OTTAWA — The Liberal government is defending its decision to take more than $4.1 million from Veterans Affairs Canada's operating budget at a time when the department is struggling with a backlog of tens of thousands of disability applications from injured ex-soldiers.
Veterans Affairs Minister Lawrence MacAulay found himself under fire for the move during an appearance before a parliamentary committee on Tuesday, where he noted the reallocated funds went mainly to providing emergency help to veterans, and their families, who are considered especially at risk.
But the minister, who insisted eliminating the backlog of 44,000 applications for assistance from injured veterans is his top priority, later sidestepped questions about why the government didn't add more money to meet veterans' needs instead of taking funds from the department.
Veterans' advocates, including Canada's veterans ombudsman, have said long delays mean stress and frustration for veterans already suffering from physical and psychological injuries.
MacAulay pointed to the department's efforts to speed up the processing of applications through digitization and other internal changes even as he emphasized the billions in new benefits and services promised to veterans in recent years.
"The fact is we're doing everything to digitize the program, remove the paperwork," MacAulay told The Canadian Press. "What we want to do is make sure that we simplify the process, make it more efficient, and there's a large amount of money put into Veterans Affairs itself."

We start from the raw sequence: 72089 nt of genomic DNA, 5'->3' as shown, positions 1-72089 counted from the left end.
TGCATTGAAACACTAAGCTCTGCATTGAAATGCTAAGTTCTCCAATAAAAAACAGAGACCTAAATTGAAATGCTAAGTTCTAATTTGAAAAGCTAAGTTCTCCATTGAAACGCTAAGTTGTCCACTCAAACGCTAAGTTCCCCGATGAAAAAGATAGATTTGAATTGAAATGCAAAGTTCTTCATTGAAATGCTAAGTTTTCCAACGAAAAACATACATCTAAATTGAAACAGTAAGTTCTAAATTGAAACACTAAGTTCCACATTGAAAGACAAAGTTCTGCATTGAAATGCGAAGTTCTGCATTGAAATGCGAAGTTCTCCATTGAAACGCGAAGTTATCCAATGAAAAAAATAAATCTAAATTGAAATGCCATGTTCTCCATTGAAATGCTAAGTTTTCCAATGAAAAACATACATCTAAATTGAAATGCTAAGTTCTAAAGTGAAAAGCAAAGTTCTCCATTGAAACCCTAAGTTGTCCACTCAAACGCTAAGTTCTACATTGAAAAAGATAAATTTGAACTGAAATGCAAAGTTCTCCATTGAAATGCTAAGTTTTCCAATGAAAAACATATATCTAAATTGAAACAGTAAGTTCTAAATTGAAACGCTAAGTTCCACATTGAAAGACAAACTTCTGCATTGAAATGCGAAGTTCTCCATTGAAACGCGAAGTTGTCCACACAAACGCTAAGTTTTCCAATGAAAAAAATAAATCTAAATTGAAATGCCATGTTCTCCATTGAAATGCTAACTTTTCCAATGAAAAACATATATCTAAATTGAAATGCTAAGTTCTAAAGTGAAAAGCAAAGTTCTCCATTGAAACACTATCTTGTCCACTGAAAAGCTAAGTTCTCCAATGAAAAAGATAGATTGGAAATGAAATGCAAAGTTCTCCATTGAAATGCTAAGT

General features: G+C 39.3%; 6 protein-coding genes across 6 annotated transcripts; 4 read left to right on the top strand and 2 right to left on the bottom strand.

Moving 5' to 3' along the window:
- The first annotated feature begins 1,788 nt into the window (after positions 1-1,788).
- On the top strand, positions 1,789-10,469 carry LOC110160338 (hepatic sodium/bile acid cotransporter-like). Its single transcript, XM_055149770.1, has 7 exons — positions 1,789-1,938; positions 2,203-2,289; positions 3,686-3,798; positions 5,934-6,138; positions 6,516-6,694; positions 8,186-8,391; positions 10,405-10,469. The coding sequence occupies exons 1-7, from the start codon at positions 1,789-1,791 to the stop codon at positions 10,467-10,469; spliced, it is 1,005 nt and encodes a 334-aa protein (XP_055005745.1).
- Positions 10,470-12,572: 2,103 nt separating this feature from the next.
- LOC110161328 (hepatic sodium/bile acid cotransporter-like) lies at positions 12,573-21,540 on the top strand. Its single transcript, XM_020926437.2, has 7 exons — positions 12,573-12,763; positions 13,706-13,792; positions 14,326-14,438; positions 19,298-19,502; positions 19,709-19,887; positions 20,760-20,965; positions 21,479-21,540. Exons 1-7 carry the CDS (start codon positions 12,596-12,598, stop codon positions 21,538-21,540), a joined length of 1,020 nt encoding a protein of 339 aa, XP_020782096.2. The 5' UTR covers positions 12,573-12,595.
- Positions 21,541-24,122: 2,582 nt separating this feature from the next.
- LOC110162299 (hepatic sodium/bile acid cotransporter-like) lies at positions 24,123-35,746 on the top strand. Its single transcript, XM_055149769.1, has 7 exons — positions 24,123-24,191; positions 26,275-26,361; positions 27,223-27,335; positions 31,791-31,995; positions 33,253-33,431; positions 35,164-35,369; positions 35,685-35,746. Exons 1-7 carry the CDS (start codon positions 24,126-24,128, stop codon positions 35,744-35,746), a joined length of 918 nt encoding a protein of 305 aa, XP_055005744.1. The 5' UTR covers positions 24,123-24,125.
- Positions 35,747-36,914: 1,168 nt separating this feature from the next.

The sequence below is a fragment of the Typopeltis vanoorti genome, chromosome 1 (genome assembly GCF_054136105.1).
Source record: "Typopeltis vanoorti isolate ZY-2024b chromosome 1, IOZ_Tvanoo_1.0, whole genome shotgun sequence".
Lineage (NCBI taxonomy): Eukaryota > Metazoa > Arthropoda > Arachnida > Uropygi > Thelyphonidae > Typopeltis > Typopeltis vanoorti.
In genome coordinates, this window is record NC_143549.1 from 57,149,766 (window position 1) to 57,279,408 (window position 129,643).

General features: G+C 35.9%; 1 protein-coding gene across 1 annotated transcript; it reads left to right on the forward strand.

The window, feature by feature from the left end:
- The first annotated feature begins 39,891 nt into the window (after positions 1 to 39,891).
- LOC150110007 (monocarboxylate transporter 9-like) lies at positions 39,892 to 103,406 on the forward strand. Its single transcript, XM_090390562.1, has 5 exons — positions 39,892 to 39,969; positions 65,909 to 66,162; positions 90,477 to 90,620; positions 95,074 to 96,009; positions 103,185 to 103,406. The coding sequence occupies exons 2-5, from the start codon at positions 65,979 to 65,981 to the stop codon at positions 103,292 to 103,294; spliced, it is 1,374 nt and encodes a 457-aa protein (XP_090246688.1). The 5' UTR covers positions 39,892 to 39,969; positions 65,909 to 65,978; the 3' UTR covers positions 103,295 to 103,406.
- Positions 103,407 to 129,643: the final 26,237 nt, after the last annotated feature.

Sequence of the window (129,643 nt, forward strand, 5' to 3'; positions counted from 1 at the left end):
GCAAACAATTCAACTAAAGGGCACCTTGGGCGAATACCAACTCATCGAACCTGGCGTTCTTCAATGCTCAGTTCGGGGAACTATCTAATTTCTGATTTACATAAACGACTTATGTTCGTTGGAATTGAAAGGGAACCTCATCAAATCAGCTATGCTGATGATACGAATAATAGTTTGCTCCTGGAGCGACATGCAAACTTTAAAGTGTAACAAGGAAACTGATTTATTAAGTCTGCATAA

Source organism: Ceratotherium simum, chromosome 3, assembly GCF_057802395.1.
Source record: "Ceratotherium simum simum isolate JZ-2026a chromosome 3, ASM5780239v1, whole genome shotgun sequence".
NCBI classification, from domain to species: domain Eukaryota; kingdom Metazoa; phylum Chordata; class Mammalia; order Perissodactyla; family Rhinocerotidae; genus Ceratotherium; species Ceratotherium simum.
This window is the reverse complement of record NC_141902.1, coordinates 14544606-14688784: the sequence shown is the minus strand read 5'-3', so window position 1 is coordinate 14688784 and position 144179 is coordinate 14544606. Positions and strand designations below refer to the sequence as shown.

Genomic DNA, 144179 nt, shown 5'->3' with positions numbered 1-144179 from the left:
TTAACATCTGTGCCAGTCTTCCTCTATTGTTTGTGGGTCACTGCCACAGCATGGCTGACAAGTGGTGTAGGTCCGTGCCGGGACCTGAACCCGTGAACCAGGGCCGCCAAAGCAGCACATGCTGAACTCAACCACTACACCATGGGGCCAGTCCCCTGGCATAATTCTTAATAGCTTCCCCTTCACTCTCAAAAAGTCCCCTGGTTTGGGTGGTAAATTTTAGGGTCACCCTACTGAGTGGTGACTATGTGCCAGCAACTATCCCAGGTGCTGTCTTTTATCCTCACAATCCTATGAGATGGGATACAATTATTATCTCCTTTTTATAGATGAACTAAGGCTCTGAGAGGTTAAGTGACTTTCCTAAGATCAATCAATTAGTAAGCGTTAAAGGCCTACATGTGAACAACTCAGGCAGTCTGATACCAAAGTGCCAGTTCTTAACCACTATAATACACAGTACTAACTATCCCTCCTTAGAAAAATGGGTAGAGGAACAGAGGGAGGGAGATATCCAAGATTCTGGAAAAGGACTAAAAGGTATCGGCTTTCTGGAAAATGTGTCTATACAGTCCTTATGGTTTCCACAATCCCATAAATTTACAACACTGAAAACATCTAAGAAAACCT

Veterans Affairs Canada's top civil servant, retired general Walter Natynczyk, told the committee the money transfer did not affect efforts to address the backlog and highlighted the department's internal efforts to approve applications faster.
Yet while the department has significantly increased the number of requests for assistance it is approving, Natynczyk acknowledged it has not been able to keep up with the applications filed each year.
Nor could MacAulay or Natynczyk say when the backlog will be eliminated. Veterans ombudsman Craig Dalton last month called on the government to produce a detailed plan and timetable for dealing with the problem.
"It's pretty irresponsible to give figures on something," MacAulay told The Canadian Press when asked about Dalton's request. "We do not know what the applications will be."
Conservative and NDP MPs were unimpressed with the government's decision to take resources from the department's operating budget as the backlog grows and demanded to see a detailed plan to address the overall problem.
"I always hope that money is getting right out to the veterans who desperately need it," said NDP veterans-affairs critic Rachel Blaney. "But when we look at the depth of the backlog ... having those resources to address that should be more urgent in my opinion."
Conservative veterans-affairs critic Phil McColeman blasted the government and department for not having produced a detailed strategy for eliminating the backlog, including securing more resources, to ensure veterans receive the benefits and services they need in a timely manner.
"It's mismanagement," he said. "Why isn't someone who is doing the planning of solving the problem recognizing that funds are there for the resources that they need and aggressively going after getting those resources in place so that we can solve this backlog problem?"
This report by The Canadian Press was first published March 10, 2020.
Lee Berthiaume, The Canadian Press